News from UUA General Assembly 2024

News from UUA General Assembly 2024

UU Asheville had 7 voting delegates attending the 2024 UUA General Assembly (GA): Nancy Bragg, T Kay Browning, Susan Foster, Shawn Gibson, Bernise Lynch, Anna Martin, and me, Mara Sprain. GA was virtual this year, meaning we each signed-in remotely from our homes or wherever we were comfortable. I opted to sit on my back deck, under the gazebo (shade!), where I could stream the proceedings via YouTube to a larger TV screen and use my laptop for viewing documents and monitoring other events.

Major news first: Article II to the UUA Bylaws (formerly Principles and Purposes, now Purposes and Covenant) was amended and approved by the Assembly by an 80.2% majority vote. One amendment was adopted and incorporated into the wording of the “Equity” section. Three other amendments were defeated by the Assembly: a second amendment in the Equity section, and adding Peace and Reason as separate individual values; these amendments did not get the ⅔ support required for adoption. 

Other significant news was the adoption of 3 Actions of Immediate Witness (AIWs). (An AIW is a statement about a significant action, event, or development in the world that necessitates immediate engagement and action among UU member congregations and groups. These also require approval of ⅔ of the voting body.) After discussion and amendment following mini-assemblies (pre-GA and non-voting events), and further discussion in the General Assembly sessions, the following AIWs were approved (supporting percentage):

    • World on Fire: Humanitarian Work and Climate Change (95.6%)
    • Centering Love Amidst the Ongoing Impact of COVID-19 (86.1%)
    • Solidarity with Palestinians (73.5%)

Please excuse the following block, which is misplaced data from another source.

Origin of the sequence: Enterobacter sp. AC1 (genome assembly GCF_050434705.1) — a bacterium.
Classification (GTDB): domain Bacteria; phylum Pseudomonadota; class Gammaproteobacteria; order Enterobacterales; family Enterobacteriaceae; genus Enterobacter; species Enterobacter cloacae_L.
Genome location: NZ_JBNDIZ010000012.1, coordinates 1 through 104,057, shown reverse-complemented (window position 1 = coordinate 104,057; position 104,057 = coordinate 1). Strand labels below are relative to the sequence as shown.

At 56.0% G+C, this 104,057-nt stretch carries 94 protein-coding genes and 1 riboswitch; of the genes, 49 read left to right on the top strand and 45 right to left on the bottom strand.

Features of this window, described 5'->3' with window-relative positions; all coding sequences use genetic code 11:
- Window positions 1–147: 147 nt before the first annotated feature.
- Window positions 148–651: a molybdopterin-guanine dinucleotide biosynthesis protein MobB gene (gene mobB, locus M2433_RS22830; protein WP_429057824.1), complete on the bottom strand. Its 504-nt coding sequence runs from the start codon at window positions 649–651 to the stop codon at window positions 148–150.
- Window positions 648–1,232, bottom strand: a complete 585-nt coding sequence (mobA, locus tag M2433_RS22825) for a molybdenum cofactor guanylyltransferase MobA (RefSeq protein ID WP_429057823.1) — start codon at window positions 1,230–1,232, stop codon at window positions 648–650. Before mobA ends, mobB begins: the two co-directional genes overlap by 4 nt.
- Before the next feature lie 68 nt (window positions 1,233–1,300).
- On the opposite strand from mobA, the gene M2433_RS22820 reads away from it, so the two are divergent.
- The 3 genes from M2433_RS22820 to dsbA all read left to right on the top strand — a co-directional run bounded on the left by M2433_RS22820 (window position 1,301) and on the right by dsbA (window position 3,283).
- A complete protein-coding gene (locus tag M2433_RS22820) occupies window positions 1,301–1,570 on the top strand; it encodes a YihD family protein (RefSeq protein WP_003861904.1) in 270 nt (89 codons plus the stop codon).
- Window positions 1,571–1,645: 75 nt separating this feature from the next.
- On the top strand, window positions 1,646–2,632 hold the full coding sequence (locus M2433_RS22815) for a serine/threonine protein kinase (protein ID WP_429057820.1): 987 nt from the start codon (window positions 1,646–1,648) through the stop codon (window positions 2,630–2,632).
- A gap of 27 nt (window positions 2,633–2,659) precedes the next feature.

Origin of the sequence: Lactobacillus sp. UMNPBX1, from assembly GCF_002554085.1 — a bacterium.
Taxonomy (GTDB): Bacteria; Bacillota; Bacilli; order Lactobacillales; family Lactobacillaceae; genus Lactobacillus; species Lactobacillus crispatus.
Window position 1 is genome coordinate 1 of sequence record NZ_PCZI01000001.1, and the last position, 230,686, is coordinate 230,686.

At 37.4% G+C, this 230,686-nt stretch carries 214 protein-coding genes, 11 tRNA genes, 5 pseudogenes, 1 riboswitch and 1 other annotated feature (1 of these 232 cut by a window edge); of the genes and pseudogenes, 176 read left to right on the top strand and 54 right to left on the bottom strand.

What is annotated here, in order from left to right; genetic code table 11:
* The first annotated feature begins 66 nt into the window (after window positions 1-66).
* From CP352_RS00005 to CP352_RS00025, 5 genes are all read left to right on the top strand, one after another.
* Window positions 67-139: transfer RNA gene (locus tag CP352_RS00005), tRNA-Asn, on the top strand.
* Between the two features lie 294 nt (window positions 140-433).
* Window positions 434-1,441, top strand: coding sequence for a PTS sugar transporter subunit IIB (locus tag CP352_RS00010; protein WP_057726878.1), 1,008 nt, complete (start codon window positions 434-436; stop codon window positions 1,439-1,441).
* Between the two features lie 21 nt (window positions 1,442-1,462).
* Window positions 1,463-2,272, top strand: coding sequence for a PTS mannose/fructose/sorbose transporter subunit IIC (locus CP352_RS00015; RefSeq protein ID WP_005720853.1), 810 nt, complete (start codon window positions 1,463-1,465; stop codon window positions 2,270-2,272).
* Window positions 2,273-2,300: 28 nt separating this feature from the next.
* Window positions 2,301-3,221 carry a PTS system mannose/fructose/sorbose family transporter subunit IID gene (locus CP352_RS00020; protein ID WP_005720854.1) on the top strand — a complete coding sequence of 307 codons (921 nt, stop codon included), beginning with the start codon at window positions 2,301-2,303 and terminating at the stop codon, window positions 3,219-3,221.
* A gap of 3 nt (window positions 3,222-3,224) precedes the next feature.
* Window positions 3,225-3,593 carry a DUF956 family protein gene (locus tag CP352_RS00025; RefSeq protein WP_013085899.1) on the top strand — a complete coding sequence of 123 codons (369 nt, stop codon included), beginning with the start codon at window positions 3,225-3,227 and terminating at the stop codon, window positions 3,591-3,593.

We also passed a UUA Business Resolution: Embracing Transgender, Nonbinary and Intersex People is a Fundamental Expressions of UU Religious Values (91.8%). (A business resolution directly involves the administration and structure of the UUA–guiding how the association does its work.)

Some of these discussions (pro and concern) were painful for many members and we were reminded to keep LOVE at the center of our interactions. GA Care Teams had several break-out rooms available for those who needed support during and following these discussion sessions. Beautiful demonstrations of our faith in action!

Also passed was a Responsponsive Resolution declaring GA support for release of the October 7 [2023] hostages in the Middle East (77%). A Responsive Resolution is made in response to a substantive portion of a report by an officer or committee reporting to a regular General Assembly, in this case, the Rev. Dr. Sofía Betancourt’s President’s report on Saturday at General Session III.

For more information, the text of these documents, and to read some of the discussion on these issues, head to and look under “General Assembly 2024”. You cannot provide additional comments, and this is not a transcript of discussions at GA, but many people who spoke at GA also provided similar comments in the online discussion threads.

Several of the GA events are available to non-delegates, including general session recordings and Sunday’s worship service. See UUA General Assembly for links and details. (For those attending our annual congregational retreat at The Mountain this fall we hope to have a session on GA so you can hear more about it.)

And mark your calendar: The 64th UUA General Assembly will be held in Baltimore, Maryland, June 18–22, 2025. Details to follow.

Mara Sprain

UU Asheville Board President

The Purpose of Joy in the Midst of Turmoil

The Purpose of Joy in the Midst of Turmoil